By Grace Walters
Getting involved in a society at university has the kind of rewards your parents will be constantly urging you to reap: a social group with shared interests (often even from outside your college); an opportunity to escape the academic environment; and some exciting experience to add to your CV.
Usually, people won’t get involved with actually being on the committee of a society in your first term, since the first couple months are really a time to absorb the new environment and try out stints of lots of new opportunities before you make such a big time-commitment … yet this isn’t a rule, of course. So, around your second or third term, you can start sussing whether you’d enjoy working organisationally with something you enjoy. The options cover so many categories: sport, politics, equality or access, tutoring/volunteering, debating – the list goes on. In my second term I decided that I’d be interested in joining the committee of a feminist society: I’d attended and loved a handful of events, and thought I actually had a few ideas I could contribute.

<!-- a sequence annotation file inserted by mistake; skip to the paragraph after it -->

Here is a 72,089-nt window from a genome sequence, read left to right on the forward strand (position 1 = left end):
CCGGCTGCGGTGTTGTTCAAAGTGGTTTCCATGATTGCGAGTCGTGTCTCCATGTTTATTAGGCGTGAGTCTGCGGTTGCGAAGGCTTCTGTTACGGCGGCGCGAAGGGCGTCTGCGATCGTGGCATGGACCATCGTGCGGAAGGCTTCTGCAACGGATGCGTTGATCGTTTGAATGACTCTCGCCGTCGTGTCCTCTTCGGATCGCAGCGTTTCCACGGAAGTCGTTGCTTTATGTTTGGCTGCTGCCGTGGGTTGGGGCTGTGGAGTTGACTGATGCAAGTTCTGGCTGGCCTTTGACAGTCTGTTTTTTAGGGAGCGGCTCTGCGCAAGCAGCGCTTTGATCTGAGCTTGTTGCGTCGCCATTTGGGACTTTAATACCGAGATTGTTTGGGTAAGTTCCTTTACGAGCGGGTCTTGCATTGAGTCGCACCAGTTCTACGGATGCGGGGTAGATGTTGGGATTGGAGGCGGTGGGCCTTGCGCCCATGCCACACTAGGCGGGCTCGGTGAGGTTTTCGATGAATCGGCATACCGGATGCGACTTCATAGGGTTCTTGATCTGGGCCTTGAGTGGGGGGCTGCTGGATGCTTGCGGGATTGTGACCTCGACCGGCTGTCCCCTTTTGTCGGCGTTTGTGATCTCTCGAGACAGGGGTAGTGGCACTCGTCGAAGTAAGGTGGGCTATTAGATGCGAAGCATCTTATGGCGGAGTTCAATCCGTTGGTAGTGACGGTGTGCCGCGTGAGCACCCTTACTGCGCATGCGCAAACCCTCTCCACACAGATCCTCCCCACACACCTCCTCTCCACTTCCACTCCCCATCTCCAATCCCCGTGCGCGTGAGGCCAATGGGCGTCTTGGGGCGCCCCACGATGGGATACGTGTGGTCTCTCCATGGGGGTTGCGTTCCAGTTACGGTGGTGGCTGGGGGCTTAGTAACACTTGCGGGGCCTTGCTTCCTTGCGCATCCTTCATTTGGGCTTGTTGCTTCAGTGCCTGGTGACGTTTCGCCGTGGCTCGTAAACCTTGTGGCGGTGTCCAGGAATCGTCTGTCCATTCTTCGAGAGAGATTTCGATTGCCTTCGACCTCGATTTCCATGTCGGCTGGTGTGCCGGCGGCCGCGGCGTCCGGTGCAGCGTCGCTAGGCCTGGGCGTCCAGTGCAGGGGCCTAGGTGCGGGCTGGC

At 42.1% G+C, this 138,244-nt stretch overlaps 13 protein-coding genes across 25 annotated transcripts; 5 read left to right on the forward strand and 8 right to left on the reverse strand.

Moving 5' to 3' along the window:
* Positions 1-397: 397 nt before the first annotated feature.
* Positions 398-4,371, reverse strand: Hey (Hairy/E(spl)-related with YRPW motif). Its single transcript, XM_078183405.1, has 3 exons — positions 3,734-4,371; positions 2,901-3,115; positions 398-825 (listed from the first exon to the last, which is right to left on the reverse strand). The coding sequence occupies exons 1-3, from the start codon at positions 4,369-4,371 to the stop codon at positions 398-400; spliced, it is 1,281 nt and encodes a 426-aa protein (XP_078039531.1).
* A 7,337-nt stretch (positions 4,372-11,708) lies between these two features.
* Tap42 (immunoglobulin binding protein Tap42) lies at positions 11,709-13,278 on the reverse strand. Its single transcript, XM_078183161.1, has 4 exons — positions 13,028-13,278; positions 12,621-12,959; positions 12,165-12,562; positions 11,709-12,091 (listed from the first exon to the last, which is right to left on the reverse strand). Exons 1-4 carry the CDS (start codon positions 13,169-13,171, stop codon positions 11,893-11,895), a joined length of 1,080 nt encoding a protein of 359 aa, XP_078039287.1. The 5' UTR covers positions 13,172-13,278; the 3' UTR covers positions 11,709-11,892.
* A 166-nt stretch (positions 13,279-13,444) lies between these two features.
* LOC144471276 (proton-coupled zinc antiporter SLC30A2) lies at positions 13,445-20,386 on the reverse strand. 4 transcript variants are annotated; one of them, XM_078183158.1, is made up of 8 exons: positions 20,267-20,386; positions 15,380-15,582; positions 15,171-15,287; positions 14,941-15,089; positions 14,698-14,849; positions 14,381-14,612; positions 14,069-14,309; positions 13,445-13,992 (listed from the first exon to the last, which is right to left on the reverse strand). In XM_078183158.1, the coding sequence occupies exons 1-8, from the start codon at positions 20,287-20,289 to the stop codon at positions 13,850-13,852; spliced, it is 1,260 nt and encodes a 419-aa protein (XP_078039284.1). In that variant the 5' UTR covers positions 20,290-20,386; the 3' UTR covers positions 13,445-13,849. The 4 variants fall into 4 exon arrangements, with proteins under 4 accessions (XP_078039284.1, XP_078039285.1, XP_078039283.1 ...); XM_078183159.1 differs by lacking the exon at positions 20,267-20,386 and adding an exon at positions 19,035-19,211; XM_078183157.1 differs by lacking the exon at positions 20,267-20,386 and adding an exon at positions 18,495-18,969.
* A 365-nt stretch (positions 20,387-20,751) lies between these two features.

Following the social media accounts of societies you’re interested in helps keep your eye on the ball. Before you even start university, it can be exciting to scroll the website displaying all the clubs your institution offers and then follow all the ones which pique your intrigue.
The kind of roles available are broad and plentiful, and so you can tailor it to the kind of skills you’re looking to harness. There’sevents-planning an organisation, which can include contacting sites for room-bookings; set-up before a meeting; facilitating drinks and nibbles; and often the more creative side of an event, like its theme or purpose. Social media or advertising and promotions is ideal for the creatives out there, but it’s also accompanied by cool fascinating insights into analytics and profile growth! President and Vice-President roles let you implement bigger changes, but just be wary that it can often be a significant time-commitment, so don’t take up too much at once if it would stress you out. Or there’s a position like Treasurer, where you balance finances and membership fees – perfect if that’s an industry you’d like to enter one day, but also just generally fun! These positions often come with free membership and reduced attendance fees for big events, so it makes socialising even more appealing at a place like Oxford where the call of the library can often become bewitching.
Finally, remember that, while it’s amazing to be prioritising productivity and considering your future career, don’t believe that you have to ‘do it all’ in order to succeed at Oxford: you don’t have to be sporty, on a committee, engaged in political debate clubs, getting consistent Firsts, and clubbing at least once a week … it’s about what you personally want to get out of the university experience, because these are the years where you get to take the wheel on your priorities.